The main character of this book, Ace, is a young boy who lives with his eccentric and extremely loving grandparents. Their colorful characters play a big part in the story, making it very entertaining and a delight to read for any young child. Ace inherits a run-down farm and while he doesn’t even have a pet of his own, he’s taking it all with the help of his grandparents and a new best friend. With a few tricks up their sleeves – including a special pair of yellow wellies – Ace and his gang must get the farm in good shape or they may lose it to the evil city council. This is entertaining reading and highly recommended. 9/10 (Review by Joanne Brennan)

Book charts for the week ended May 13

HARDBACK (FICTION)1. The Making of Another Great Movie Masterpiece by Tom Hanks2. Atlas by Lucinda Riley and Harry Whittaker3. Happy Place by Emily Henry4. Queen Charlotte by Julia Quinn & Shonda Rhimes5. Small Worlds by Caleb Azumah Nelson6. The Wandering by Lucy Clarke7. On His Majesty’s Secret Service by Charlie Higson8. Fourth Wing by Rebecca Yarros9. August Blue by Deborah Levy10. Atalanta by Jennifer Saint (compiled by Waterstones)

Hardcover (Non-Fiction)1. Unbreakable by Ronnie O’Sullivan2. Ultra-Processed People by Chris van Tulleken3. The Future of Geography by Tim Marshall4. Bored From Lunch by Nathan Anthony5. Johnson At 10 by Anthony Seldon & Raymond Newell6. How Westminster Works… and Why Not by Ian Dunt7. I’m Not As Well As I Thought by Ruby Wax8. Substitute from the Duke of Sussex9. But what can I do? by Alastair Campbell10. Surviving To Drive by Guenther Steiner (compiled by Waterstones)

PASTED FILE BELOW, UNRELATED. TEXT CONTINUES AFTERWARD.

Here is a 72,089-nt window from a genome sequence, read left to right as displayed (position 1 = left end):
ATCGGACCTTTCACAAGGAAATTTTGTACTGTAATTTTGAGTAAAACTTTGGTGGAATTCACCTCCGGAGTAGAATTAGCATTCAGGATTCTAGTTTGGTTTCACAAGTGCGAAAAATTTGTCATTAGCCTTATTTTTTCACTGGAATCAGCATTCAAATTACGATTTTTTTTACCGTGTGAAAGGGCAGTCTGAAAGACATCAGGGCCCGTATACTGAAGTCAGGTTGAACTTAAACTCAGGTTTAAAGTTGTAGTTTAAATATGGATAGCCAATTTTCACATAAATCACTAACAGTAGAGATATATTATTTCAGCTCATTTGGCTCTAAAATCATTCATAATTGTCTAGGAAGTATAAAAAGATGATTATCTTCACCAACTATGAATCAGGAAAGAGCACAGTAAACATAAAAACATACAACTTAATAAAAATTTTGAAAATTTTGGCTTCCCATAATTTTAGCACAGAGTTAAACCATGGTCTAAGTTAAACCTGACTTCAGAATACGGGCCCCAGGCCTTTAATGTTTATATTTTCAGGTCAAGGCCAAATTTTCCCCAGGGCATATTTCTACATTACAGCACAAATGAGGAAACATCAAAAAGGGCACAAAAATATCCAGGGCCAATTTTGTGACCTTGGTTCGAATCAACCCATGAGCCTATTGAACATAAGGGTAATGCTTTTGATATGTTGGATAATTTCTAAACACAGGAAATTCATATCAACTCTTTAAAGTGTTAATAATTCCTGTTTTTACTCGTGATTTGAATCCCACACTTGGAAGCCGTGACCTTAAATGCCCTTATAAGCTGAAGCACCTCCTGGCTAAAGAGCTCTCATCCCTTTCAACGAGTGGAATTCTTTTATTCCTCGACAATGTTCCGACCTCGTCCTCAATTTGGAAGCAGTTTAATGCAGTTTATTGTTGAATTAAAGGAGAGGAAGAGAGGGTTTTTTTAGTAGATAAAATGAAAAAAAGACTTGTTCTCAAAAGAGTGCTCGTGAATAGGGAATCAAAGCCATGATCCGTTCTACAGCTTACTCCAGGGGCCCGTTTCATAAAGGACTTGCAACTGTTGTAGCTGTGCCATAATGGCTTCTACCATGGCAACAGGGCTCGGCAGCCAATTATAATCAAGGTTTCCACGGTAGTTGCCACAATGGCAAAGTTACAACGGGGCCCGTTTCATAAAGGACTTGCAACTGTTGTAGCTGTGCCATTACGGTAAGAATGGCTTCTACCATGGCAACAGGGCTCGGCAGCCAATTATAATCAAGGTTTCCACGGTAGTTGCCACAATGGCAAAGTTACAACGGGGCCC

Audio books (fiction and non-fiction)1. Substitute from the Duke of Sussex2. Ultra-Processed People by Chris van Tulleken3. Atlas by Lucinda Riley and Harry Whittaker4. Atomic Habits by James Clear5. The making of another great cinematic masterpiece from Tom Hanks6. I’m Not As Well As I Thought by Ruby Wax7. Chemistry Lessons by Bonnie Garmus8. Glucose Revolution by Jessie Inchauspe9. Myth by Stephen Fry10. The Thursday Murder Club by Richard Osman (compiled by Audible)

Emma Bowman

Emma Bowman is a USTimesPost U.S. News Reporter based in London. His focus is on U.S. politics and the environment. He has covered climate change extensively, as well as healthcare and crime. Emma Bowman joined USTimesPost in 2023 from the Daily Express and previously worked for Chemist and Druggist and the Jewish Chronicle. He is a graduate of Cambridge University. Languages: English. You can get in touch with me by emailing